Yesterday's announcement that three schools in Queens would be closed today and next week because of the high number of flu-like symptoms from students has raised concerns from parents about the H1N1—aka swine flu—infection all over again. One parent told the Post, "We thought this whole thing was over," and her 10-year-old son added that he was "scared -- because I don't want to see any of my friends get sick."

The three schools are P.S. 16 in Corona, I.S. 5 in Elmhurst (241 students were absent yesterday) and I.S. 238 in Hollis, where assistant principal Mitch Wiener works. Wiener appears to have the most serious case of swine flu in the city; the 55-year-old is on a ventilator and four of his students have swine flu. Mayor Bloomberg suggested that Wiener had pre-existing health conditions that could make him more susceptible to the swine flu—the NY Times reports, "His colleagues and friends said he had diabetes and sometimes walked with a cane"—but his son denied that to the Post. Adam Wiener said, "He does not have any diabetes and does not have any heart issues. It was very rough last night ... He's still in critical condition. I believe it all to be caused by swine flu." He added that his father had pneumonia and therefore doctors couldn't give him medication, "The level of oxidation of his lungs are low... He does have kidney failure. We are not hopeless yet."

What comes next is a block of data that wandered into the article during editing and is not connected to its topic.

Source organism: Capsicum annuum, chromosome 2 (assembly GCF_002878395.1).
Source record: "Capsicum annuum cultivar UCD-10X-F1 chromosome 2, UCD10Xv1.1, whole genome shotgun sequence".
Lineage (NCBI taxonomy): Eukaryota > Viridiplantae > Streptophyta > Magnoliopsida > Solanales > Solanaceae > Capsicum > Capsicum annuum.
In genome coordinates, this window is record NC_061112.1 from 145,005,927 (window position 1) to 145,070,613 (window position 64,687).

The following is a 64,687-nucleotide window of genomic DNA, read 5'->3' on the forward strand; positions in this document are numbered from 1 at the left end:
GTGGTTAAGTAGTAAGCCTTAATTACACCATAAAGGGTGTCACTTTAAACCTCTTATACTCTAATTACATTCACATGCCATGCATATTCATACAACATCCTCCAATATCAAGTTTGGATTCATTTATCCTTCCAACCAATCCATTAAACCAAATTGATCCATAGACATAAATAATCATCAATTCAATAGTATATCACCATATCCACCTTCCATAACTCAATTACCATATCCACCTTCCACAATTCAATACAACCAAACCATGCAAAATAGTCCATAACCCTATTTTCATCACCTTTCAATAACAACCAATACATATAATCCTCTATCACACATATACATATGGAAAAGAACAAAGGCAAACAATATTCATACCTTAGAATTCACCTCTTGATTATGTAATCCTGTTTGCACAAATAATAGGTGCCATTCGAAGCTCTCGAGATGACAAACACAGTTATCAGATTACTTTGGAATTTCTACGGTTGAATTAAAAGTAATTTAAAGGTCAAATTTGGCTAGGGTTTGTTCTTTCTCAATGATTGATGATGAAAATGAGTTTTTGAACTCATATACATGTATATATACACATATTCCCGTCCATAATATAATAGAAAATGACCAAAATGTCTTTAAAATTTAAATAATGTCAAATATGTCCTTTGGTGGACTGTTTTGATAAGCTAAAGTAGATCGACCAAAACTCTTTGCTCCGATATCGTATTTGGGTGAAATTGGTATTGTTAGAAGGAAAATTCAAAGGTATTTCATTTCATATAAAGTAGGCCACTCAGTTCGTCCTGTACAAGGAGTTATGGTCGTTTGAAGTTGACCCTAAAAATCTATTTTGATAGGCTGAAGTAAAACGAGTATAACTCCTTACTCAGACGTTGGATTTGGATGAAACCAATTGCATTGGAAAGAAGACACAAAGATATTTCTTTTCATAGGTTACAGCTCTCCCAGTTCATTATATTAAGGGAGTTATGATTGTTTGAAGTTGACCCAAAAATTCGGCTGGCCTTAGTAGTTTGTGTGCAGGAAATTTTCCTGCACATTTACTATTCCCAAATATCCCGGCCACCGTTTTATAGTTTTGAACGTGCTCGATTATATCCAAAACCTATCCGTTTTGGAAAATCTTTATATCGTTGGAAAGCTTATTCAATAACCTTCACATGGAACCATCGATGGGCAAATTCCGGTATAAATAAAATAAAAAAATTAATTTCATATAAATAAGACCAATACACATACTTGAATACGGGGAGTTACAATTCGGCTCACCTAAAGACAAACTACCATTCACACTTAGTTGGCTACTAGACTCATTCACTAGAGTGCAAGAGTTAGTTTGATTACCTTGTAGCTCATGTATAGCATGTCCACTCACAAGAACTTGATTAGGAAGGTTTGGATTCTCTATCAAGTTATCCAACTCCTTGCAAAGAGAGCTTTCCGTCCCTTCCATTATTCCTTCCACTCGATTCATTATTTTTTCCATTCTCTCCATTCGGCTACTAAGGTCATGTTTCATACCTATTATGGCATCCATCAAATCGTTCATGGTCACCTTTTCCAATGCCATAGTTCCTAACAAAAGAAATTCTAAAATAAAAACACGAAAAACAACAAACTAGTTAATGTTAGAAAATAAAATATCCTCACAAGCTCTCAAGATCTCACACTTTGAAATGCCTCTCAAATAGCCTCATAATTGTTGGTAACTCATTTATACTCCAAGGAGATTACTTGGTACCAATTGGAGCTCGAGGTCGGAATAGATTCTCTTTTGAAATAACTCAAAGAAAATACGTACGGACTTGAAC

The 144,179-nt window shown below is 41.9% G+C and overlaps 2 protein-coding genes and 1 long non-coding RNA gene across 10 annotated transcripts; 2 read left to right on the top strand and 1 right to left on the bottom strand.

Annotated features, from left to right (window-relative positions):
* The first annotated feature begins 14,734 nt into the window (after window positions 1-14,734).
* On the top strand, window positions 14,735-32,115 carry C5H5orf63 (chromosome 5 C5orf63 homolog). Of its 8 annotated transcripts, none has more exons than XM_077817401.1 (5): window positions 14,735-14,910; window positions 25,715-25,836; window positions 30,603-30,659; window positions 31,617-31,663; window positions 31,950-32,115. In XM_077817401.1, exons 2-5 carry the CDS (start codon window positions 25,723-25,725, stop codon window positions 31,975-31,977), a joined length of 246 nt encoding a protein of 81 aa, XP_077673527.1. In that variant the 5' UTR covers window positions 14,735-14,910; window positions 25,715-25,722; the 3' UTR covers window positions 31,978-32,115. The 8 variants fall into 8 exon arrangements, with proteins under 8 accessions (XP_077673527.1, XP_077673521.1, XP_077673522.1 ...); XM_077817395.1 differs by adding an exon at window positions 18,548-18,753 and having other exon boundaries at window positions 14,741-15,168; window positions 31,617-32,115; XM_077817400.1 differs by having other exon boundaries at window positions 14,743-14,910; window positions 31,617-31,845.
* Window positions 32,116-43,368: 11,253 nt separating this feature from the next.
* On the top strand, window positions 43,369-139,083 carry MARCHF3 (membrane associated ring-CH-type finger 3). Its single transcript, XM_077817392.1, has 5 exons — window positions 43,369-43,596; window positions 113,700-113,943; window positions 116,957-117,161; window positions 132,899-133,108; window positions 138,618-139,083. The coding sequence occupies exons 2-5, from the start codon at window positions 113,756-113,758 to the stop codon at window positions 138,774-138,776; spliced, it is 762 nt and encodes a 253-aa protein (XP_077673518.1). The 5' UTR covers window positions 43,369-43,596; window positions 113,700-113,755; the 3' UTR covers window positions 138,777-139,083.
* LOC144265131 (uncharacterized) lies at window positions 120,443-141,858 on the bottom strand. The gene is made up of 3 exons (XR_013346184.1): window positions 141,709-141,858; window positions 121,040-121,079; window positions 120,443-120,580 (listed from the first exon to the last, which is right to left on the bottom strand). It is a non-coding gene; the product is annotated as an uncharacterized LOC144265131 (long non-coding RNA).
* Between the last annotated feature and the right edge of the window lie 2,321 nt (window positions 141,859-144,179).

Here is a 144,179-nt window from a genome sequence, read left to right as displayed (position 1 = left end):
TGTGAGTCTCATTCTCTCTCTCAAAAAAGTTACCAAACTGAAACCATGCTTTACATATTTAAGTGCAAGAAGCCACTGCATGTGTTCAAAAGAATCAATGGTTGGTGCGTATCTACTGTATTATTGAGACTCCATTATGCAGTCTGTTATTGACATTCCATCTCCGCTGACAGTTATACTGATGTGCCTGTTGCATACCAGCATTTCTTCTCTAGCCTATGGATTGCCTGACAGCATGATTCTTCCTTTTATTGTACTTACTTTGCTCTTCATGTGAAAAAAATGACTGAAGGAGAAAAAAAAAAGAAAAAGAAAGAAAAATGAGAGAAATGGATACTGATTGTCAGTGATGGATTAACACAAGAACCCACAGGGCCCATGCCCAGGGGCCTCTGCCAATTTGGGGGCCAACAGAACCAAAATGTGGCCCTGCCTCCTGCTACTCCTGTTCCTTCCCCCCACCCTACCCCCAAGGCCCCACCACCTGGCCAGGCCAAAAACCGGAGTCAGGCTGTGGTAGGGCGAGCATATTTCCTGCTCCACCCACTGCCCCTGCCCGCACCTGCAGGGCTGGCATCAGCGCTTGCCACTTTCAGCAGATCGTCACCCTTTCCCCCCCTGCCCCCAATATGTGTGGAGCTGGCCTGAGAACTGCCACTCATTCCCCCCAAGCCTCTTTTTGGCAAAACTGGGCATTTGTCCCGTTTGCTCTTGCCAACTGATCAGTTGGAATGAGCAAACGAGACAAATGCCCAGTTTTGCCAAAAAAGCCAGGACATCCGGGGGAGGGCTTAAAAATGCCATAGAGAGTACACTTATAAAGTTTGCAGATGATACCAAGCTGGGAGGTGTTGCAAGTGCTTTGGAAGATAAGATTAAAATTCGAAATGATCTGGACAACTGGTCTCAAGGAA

During yesterday's press conference, Governor Paterson said that Wiener was "in our prayers" and said, "We will continue to work closely with New York City officials to monitor the situation at these three schools and schools across our State to ensure that we are taking all necessary precautions to protect our children and families." Bloomberg reminded New Yorkers yesterday, "As we have said from the outset of the appearance of H1N1 in our City last month, we will share with New Yorkers what we know and not speculate on what we don't know," as well as that there's no proof that the swine flu is "worse than normal influenza. ... In a city of 8.4 million, there might be a lot of people who have it."

I.S. 238 students are worried for different reasons. One told the Daily News, "[Wiener] used to order pizza for us. He was always cool. I'm kinda scared because people said if your immune system isn't healthy enough, you could die," while another said to WCBS 2, "I have nothing to do for the rest of the week. [This is] slowing down my academics."